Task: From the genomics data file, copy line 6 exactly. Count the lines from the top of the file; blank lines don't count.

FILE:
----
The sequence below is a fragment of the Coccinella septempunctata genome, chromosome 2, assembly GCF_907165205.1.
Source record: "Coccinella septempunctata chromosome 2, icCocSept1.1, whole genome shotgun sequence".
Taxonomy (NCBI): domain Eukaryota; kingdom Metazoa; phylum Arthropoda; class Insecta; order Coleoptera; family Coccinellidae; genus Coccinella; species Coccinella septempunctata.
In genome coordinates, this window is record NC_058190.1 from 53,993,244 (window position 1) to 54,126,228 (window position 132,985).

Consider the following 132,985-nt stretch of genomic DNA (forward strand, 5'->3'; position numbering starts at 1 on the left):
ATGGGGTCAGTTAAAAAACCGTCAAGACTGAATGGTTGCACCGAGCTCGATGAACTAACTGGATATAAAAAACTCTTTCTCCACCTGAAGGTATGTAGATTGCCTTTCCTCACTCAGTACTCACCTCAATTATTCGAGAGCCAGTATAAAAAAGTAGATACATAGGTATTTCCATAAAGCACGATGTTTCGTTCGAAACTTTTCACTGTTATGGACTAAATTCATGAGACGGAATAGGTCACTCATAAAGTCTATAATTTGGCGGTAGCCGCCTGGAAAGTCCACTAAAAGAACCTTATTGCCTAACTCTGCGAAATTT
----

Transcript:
ATGGGGTCAGTTAAAAAACCGTCAAGACTGAATGGTTGCACCGAGCTCGATGAACTAACTGGATATAAAAAACTCTTTCTCCACCTGAAGGTATGTAGATTGCCTTTCCTCACTCAGTACTCACCTCAATTATTCGAGAGCCAGTATAAAAAAGTAGATACATAGGTATTTCCATAAAGCACGATGTTTCGTTCGAAACTTTTCACTGTTATGGACTAAATTCATGAGACGGAATAGGTCACTCATAAAGTCTATAATTTGGCGGTAGCCGCCTGGAAAGTCCACTAAAAGAACCTTATTGCCTAACTCTGCGAAATTT